BBC Homepage World Service Education
BBC Homepagelow graphics version | feedback | help
BBC News Online
 You are in: World: Asia-Pacific
Front Page 
World 
Africa 
Americas 
Asia-Pacific 
Europe 
Middle East 
South Asia 
-------------
From Our Own Correspondent 
-------------
Letter From America 
UK 
UK Politics 
Business 
Sci/Tech 
Health 
Education 
Entertainment 
Talking Point 
In Depth 
AudioVideo 



The BBC's Damian Grammaticas in Taipei
"The typhoon is now the worst to hit Taiwan in 30 years"
 real 56k

Thursday, 2 November, 2000, 09:46 GMT
International effort to find crash cause
Investigators at crash scene
Investigators have recovered two flight recorders
Air accident investigators from Singapore and the US are joining Taiwanese officials on Thursday to search for the causes of the Singapore Airlines crash in Taiwan which killed 81 people.

Relatives
Relatives of the dead have begun to identify victims
The Boeing 747 crashed with 179 people on board as it took off for Los Angeles in a fierce storm on Tuesday.

Investigators have begun to examine the black box flight recorders which were recovered from the wreckage.

They are also looking at tapes of the pilot's communications with the control tower.


I don't think the pilot had one inch of visibility, but we were told they've flown in such weather before

Massoud Debier, crash survivor
One theory is that the plane hit an object on the runway. Another is that the pilot saw an object on the runway and tried to take off early to avoid it.

The storm, Typhoon Xangsane, could also have contributed to the crash.

Singapore Airlines has dismissed speculation the aircraft was on the wrong runway at Taipei's Chiang Kai-shek airport.

Coffins

Rescue workers pulled the last bodies from the wreckage on Wednesday morning, after 12 hours struggling against high winds and rain.

Sixteen people escaped injury, and more than 80 were taken to hospital, some with severe burns.

Two of the injured have since died, pushing the death toll up to 81.

Emergency telephone number for relatives and friends of Flight SQ006 passengers
In the US: 1-800-828-0508
Outside the US: ++1-323-934-8833 ext 409
In Singapore: (65) 542-3311
In the UK: 020-8563-6767
Scores of grieving relatives have arived in Taipei. Another 55 family members are scheduled to fly in from Los Angeles on Friday.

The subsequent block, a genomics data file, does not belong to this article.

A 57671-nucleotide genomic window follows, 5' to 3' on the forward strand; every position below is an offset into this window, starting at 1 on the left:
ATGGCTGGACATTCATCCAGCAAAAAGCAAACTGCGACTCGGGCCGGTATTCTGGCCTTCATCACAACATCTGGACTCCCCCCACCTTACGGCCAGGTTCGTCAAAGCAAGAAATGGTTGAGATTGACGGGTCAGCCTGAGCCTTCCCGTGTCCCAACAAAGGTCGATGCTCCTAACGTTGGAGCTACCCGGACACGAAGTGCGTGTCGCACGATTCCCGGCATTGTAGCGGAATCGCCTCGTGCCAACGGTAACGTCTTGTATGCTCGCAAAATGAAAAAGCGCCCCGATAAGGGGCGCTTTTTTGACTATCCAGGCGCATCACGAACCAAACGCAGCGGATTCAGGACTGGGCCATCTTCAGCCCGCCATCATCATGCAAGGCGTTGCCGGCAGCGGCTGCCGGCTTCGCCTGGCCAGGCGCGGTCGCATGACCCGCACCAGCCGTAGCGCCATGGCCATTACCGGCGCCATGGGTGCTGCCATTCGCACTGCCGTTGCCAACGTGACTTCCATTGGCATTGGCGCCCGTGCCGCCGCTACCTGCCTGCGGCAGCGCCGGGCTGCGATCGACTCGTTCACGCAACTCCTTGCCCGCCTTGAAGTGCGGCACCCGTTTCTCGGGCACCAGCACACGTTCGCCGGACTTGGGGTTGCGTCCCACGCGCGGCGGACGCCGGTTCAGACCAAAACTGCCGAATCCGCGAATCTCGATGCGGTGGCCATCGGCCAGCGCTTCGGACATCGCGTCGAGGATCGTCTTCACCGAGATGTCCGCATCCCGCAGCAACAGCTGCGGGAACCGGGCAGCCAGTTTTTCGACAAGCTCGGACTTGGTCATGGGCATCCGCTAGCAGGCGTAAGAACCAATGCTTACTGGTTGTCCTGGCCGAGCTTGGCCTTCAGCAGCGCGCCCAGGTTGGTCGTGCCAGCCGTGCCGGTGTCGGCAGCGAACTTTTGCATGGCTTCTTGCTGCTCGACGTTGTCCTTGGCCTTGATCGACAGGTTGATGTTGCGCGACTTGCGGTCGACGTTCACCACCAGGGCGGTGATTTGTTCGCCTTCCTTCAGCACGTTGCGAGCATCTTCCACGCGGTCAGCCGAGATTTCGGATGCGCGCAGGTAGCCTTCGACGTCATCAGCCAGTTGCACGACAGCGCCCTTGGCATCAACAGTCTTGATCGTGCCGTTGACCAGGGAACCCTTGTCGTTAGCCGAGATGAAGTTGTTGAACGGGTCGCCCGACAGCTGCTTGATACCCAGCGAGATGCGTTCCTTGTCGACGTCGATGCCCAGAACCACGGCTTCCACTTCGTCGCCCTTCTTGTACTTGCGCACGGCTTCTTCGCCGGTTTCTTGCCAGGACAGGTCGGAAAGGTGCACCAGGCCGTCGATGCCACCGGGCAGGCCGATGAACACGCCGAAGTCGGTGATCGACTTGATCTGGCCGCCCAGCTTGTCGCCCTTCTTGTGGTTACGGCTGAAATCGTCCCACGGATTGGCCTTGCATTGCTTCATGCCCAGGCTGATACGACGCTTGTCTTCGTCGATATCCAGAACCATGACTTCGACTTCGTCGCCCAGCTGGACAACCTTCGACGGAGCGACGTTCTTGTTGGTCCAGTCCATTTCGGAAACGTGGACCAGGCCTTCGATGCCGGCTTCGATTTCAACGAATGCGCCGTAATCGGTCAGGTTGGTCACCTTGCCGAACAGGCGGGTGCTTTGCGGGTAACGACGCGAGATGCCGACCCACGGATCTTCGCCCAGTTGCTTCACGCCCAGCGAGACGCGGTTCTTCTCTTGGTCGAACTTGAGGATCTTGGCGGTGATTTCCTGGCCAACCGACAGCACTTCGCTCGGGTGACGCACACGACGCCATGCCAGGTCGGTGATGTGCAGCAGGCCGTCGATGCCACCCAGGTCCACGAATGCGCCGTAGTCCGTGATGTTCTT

Coffins containing the remains of their loved ones are lined up in a makeshift morgue at the airport.

Around 22 bodies had been identified by noon on Thursday using methods including DNA testing.

Two Britons survived and another two, Jennifer Loo and Margaret Blanche Rabley, are feared dead.

Wheel found

The 48-year-old Malaysian pilot, Foong Chee Kong, who survived the crash, has said he saw something on the runway and hit it just before take off.

Singapore Airlines spokesman Rick Clements said: "He tried to take off to avoid the object, and he hit it.

"It might have been a vehicle, it might have been a tyre, I don't know."


Investigators were reported to have found a wheel at the scene that did not belong to the Singapore Airlines plane.

Taiwan television TVBS speculated that the wrong runway had been used, showing footage of a heavy hydraulic mechanical shovel and cement blocks littering a runway which had been closed for repairs.

Chiang Kai-shek airport has two parallel runways, with a third used occasionally as a back-up.

But Mr Clements said: "The runway that the aircraft was cleared to depart from was actually a well-lit runway whereas the other runway was not lit so an experienced pilot should not have made the mistake of using the wrong runway."

Mr Foong had flown to Taipei several times during October and was familiar with the airport, he added.

Airline officials said the weather conditions were unlikely to have been the cause of the crash.

Singapore Airlines has an excellent reputation for safety. Its long-haul flights have never crashed, although a short-haul subsidiary - SilkAir - did crash over Indonesia in 1997, killing 104 people.

This is the first major air disaster in Taiwan since 1998, when 202 people were killed in a China Airlines Airbus A300 crash.

Search BBC News Online

Advanced search options
Launch console
BBC RADIO NEWS
BBC ONE TV NEWS
WORLD NEWS SUMMARY
PROGRAMMES GUIDE
See also:

02 Nov 00 | Asia-Pacific
In pictures: The aftermath of disaster
01 Nov 00 | Americas
Counselling offer at LA airport
Internet links:


The BBC is not responsible for the content of external internet sites

Links to more Asia-Pacific stories are at the foot of the page.


E-mail this story to a friend

Links to more Asia-Pacific stories